(i) Do you think that if A is travelling at 0.8c relative to C, then C is not necessarily travelling at 0.8c relative to A? (yes or no)
Loaded question. You must ask who has the most "Actual" motion and who is computing velocity. The observer with a dilated clock will compute a higher velocity but on a universal level where you have a fixed time standard relative velocity is symmetrical.

It is the failure by SR to acknowledge the physical nature of time dilation and arbitrarily asserting that velocity between frames is symmetrical that creates the apparent lorentz contraction.

If you treat time dilation as a physical condition where "A's" clock IS ticking slower than "C's" then "A" will compute a higher velocity which accounts fully for the reduced accumulated trip time only if lorentz contraction did not occur.

Originally Posted by James R
I didn't ask what A thinks B's tick rate is; I asked whether A is ticking at the same rate as B. You appear to have answered the question:
Yes "A" and "B" have a commom tick rate even though they have a relative velocity. I jsut wanted to make sure you didn't once again try to interject the illusion of motion where each "Sees" the other as dilated.

Originally Posted by James R
(j) What tick rate do they perceive each other as having?

Gamma = 4.5555n or each appears to tick at 21.95% (this is assuming veloicty addition correction which may be bogus).

Originally Posted by James R
(k) How do you do a direct comparison of the tick rates of A and B?
Been there and done that. I sent "A" and "B" passed each other and they both had accumulated the same trip time which means they had to tick equally since they had symmetrical launches.

Originally Posted by James R
(l) Is it true that the time of launch affects the tick rate of a clock? If so, please give the formula that you use to calculate the tick rate of a moving clock. Your formula will presumably involve the launch time T and the relative velocity v, from what you have said. I will be interested to compare your formula to the one from special relativity.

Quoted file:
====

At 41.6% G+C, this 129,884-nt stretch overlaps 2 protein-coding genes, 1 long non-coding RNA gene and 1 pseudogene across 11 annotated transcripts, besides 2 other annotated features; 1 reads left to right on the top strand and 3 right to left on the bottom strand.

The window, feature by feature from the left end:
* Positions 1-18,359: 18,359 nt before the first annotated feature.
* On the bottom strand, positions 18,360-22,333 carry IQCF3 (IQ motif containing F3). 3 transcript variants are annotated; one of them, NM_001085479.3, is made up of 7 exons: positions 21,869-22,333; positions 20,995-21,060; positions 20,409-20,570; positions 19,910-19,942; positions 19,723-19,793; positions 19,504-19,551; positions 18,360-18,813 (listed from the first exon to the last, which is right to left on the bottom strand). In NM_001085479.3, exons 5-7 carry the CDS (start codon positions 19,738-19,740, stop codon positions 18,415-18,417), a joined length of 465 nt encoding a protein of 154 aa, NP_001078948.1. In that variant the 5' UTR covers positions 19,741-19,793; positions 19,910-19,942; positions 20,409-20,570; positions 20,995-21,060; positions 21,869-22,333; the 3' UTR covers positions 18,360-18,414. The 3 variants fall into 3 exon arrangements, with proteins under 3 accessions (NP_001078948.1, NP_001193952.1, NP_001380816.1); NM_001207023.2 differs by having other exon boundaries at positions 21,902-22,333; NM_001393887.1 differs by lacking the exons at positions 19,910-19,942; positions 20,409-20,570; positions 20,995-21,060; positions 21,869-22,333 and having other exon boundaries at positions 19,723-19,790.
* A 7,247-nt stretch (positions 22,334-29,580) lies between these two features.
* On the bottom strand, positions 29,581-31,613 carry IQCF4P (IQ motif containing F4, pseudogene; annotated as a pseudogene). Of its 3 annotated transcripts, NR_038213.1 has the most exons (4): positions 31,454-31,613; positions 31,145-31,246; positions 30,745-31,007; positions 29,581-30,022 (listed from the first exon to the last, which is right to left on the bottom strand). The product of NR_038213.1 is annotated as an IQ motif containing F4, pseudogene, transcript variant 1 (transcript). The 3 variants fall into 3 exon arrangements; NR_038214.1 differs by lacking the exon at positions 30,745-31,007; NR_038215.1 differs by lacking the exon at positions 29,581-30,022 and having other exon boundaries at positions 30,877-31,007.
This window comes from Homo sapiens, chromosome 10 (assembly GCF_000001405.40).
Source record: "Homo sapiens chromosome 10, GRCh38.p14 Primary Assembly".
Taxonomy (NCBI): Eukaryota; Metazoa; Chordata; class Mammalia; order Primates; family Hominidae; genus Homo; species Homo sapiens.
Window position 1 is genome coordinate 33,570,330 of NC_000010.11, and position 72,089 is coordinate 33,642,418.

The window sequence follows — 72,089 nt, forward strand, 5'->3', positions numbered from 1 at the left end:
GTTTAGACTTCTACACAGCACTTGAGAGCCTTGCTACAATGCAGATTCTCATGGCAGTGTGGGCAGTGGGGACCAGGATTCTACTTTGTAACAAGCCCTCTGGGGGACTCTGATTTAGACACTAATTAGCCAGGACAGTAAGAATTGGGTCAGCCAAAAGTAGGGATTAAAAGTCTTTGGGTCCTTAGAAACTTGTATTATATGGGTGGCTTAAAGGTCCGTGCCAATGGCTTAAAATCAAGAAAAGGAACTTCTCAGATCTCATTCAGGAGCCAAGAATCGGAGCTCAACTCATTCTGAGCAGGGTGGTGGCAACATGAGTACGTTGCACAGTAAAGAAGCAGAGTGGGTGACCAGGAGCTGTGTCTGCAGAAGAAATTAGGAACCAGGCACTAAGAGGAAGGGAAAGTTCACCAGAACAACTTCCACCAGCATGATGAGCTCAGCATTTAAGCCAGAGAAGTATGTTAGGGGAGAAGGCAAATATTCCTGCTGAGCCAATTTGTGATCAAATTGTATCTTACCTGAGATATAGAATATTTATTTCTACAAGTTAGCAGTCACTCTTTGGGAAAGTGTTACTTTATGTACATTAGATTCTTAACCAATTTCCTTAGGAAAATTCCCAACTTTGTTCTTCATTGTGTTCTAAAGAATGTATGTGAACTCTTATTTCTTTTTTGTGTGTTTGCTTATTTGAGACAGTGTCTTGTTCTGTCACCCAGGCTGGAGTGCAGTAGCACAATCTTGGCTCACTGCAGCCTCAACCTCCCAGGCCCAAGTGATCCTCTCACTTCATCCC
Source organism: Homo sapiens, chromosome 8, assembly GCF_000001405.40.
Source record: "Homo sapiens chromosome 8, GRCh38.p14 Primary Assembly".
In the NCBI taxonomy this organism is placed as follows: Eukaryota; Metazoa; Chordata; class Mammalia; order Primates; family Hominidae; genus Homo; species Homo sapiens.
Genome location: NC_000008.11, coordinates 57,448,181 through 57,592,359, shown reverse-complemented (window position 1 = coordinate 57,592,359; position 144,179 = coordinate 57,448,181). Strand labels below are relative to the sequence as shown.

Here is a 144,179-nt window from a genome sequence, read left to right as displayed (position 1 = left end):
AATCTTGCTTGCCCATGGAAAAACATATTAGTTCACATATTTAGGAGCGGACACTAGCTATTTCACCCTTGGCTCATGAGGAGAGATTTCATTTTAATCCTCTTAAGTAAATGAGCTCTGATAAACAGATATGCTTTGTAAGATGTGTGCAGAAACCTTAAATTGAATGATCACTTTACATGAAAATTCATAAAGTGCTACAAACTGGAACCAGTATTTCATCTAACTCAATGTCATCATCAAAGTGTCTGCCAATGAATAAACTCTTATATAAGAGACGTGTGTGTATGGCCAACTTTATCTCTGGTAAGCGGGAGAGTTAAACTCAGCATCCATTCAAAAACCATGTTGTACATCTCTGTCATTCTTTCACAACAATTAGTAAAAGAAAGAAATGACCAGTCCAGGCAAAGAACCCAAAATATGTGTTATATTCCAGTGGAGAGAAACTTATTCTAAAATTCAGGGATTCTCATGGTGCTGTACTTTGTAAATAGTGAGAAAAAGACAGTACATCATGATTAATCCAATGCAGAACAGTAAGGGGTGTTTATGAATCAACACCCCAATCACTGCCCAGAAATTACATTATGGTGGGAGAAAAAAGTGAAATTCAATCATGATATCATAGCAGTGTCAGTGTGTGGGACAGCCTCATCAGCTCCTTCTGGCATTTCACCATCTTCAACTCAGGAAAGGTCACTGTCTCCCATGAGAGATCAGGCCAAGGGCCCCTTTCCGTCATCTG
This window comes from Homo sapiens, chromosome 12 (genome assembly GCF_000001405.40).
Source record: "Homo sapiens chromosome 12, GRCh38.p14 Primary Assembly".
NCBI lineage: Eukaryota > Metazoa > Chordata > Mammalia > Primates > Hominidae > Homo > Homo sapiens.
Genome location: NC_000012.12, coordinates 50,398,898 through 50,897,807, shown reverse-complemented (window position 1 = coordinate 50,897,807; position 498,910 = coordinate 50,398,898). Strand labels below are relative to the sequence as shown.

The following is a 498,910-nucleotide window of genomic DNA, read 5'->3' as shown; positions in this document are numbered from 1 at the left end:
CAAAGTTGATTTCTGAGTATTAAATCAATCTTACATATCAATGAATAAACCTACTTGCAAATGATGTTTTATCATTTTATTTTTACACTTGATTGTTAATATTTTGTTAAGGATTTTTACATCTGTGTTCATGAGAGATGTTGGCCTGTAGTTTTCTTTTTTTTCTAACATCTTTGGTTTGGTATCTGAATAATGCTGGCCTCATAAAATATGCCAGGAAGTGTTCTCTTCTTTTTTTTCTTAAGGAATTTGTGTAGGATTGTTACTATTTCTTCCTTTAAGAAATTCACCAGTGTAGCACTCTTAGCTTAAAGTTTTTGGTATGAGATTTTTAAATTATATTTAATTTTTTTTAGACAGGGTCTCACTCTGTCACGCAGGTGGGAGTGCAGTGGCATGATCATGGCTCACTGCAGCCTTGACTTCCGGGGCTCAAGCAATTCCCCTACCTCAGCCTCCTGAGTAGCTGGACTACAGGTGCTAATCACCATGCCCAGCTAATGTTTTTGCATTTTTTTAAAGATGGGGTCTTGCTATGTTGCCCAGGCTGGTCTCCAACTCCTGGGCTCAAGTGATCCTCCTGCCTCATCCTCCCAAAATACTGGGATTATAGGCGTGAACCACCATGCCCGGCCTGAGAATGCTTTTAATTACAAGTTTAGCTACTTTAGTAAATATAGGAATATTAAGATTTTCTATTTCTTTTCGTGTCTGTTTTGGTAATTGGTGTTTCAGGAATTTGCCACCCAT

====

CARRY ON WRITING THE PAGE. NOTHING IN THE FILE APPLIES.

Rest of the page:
No. I do not see how launch time affects tick rate. It does affect the displayed accumulated time on clocks being compared.

Originally Posted by James R
(m) You don't necessarily accept it? Do you accept it, or don't you, or are you not sure? (Accept, don't accept, not sure)
I'm rather sure velocity addition as proposed by SR is invalid. I'm not sure what replaces it if anything.

Originally Posted by James R
(n) If that you do not accept the velocity addition process of special relativity, how do you calculate the velocity of A relative to B? Please give the formula you would use in this example.
Recall that distance is fixed in this view so each would compute dv = ds / dt based on their own time standard or dilated condition of their clock. That results in FTL calculations but I have no problem with such results. because at some point we are going to learn what we do not now know and there will be other twists and turns in the physical process such that time dilation as we now compute it is not valid under some conditions.

That is we currently base our view on limited once clock (particle) accelerates away from a rest reference and we see the affect. We then make assumption about what that must mean and further assume that FTL is impossible since that would lead to negative time, etc.